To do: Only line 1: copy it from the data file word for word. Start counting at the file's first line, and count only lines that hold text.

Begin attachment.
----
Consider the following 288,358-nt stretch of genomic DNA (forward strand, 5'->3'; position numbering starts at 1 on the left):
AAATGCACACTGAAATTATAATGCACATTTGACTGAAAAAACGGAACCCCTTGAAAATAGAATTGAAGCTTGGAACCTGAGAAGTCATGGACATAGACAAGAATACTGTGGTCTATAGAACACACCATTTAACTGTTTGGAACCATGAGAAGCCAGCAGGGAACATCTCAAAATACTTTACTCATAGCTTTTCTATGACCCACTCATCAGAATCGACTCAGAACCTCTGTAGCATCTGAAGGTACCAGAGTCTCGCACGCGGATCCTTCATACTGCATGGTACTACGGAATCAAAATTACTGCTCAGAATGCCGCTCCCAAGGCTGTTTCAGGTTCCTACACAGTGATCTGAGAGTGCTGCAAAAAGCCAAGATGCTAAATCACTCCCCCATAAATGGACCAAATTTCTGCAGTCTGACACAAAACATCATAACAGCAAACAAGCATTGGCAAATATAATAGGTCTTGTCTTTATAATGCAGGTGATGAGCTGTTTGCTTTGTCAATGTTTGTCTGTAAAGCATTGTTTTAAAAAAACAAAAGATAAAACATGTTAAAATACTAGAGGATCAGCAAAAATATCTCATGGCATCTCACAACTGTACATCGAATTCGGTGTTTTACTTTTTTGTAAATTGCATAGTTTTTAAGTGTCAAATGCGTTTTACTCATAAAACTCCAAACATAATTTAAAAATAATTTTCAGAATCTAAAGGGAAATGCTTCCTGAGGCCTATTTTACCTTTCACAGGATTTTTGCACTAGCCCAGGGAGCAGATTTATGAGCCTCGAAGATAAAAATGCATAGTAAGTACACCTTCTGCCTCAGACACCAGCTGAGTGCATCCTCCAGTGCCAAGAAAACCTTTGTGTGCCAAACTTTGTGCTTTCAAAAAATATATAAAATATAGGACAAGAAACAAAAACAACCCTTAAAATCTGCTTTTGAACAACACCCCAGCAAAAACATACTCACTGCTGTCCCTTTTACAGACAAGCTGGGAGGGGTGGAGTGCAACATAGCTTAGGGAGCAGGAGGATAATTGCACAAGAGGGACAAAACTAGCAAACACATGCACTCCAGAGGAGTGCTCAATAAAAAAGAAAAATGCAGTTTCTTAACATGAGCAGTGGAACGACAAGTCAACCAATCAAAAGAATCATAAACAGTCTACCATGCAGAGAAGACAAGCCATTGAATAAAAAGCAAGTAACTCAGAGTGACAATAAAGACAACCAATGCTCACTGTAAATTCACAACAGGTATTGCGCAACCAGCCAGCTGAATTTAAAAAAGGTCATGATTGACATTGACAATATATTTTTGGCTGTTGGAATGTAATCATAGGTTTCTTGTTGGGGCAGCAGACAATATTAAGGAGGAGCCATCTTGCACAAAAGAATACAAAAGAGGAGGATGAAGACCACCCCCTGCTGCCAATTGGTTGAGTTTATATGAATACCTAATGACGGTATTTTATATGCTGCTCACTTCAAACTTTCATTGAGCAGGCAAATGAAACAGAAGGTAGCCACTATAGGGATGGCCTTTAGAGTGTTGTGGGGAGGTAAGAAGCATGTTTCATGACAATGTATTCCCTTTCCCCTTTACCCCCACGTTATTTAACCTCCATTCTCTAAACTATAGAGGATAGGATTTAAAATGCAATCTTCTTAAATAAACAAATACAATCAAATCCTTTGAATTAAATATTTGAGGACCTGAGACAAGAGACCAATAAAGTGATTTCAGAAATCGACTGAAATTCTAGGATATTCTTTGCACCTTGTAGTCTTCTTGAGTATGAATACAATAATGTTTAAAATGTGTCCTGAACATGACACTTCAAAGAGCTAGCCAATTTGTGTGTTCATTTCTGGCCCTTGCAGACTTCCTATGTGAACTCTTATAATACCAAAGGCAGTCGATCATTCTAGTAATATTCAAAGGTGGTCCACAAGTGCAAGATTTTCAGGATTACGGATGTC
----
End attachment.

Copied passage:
Consider the following 288,358-nt stretch of genomic DNA (forward strand, 5'->3'; position numbering starts at 1 on the left):